It’s hard for me because a), I am very well aware of the research and b) my last school was treat-free and it’s what I’m used to.
My school’s instructional coach, on the other hand, comes from a SPED background where I understand such intense reward/motivation systems are more accepted (whether or not there’s candy, but some type of immediate reward.
I avoid candy except on special occasions where it truly is a treat for the fun of it, but what would you suggest on getting past authority figures who have the candy thing deeply ingrained?
Maryann Tomovich Jacobsen, MS, RD says
Have you tried showing him/her the research and explaining why you don’t feel comfortable giving candy? Does the principal feel the same way?
I went to kindergarten, school, high school and never were offered candies for any reason and we became secure and well educated adults, why encourage children to be rewarded every time for every thing , they should be teach to give thanks to Gid for everything and teach them that obedience and well behavior brings good results in life.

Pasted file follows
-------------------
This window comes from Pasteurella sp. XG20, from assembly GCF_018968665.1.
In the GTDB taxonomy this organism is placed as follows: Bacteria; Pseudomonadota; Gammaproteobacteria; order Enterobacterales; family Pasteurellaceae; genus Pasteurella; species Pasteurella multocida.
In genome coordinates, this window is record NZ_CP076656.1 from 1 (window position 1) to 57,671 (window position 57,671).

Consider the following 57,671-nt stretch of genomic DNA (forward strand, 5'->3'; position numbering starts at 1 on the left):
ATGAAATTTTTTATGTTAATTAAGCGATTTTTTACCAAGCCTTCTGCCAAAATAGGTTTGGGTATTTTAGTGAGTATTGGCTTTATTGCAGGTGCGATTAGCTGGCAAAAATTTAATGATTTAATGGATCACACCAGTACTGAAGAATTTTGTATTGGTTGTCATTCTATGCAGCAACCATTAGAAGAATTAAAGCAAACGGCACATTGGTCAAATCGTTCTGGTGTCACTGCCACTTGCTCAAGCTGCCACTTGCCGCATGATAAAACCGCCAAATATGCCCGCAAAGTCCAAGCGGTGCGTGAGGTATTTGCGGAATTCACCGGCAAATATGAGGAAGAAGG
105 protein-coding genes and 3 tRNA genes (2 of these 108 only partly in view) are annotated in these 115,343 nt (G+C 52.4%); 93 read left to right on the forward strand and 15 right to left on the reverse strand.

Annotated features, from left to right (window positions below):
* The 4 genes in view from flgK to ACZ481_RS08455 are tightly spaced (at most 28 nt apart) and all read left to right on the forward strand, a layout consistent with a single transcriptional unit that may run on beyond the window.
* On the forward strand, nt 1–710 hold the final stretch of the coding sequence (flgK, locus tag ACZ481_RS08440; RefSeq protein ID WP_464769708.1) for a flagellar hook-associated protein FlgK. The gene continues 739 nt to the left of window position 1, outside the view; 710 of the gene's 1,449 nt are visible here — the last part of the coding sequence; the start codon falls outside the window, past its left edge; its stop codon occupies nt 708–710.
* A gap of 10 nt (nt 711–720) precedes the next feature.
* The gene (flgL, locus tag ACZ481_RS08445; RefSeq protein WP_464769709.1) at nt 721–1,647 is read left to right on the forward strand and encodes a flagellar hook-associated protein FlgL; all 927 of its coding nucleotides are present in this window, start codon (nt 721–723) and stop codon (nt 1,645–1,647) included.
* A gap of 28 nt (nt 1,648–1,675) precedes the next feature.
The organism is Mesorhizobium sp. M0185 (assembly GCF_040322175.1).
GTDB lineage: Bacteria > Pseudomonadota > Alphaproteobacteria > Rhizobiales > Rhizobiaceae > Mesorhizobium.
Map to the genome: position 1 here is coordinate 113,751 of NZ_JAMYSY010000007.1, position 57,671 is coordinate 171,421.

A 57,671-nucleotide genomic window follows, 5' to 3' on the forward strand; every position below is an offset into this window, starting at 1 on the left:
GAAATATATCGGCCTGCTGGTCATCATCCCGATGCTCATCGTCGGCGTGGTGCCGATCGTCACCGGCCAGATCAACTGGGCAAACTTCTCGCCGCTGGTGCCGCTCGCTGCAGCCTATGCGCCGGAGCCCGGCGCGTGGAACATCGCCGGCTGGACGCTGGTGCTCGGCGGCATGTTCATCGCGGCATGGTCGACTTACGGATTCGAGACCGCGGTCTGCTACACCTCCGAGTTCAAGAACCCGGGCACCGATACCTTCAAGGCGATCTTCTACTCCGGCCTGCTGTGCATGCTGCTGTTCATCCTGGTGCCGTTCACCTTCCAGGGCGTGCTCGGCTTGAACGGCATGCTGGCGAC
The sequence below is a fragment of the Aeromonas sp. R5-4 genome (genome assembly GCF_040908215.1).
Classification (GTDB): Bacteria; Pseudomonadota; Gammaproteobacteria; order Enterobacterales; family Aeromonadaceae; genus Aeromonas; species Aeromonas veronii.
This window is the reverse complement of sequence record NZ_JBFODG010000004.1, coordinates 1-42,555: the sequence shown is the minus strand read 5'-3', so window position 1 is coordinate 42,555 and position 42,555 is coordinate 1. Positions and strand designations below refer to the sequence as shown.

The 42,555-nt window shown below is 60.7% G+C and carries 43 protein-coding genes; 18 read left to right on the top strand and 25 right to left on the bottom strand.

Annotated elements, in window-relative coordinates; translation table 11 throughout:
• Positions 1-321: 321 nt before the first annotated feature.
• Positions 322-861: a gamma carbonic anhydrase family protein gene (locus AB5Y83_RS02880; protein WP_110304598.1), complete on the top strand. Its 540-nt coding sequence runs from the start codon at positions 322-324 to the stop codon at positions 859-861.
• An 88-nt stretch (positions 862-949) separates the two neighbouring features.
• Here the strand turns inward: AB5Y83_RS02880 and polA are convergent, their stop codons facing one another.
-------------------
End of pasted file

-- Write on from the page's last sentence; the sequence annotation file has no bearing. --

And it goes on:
Thomas Ruf says
I couldn’t agree more. Choosing the easiest way to get a response from a child with something that’s not good for them shows a lack professionalism. If we want teachers to be continuously praised and put on pedestals, demand professionalism in our schools.
Unfortunately, I, like EVERY parent I know, fear retaliation to the children. It happens everyday and teachers/teacher unions know it. There is no fear from their end, as they hold the keys to our families. More time is spent with our children by strangers (state qualified teachers) than at home, thus part of the reason why our society is falling a part.
I disagree with having to walk on eggshells when approaching teachers and schools. Every parent should know these institutions leverage their power in support for their jobs, not what’s right for their clients (students/families).
Audrey Crane says
This article is EXACTLY WHAT I NEEDED! Thank you so much!!!! Copying and sending this email right this minute.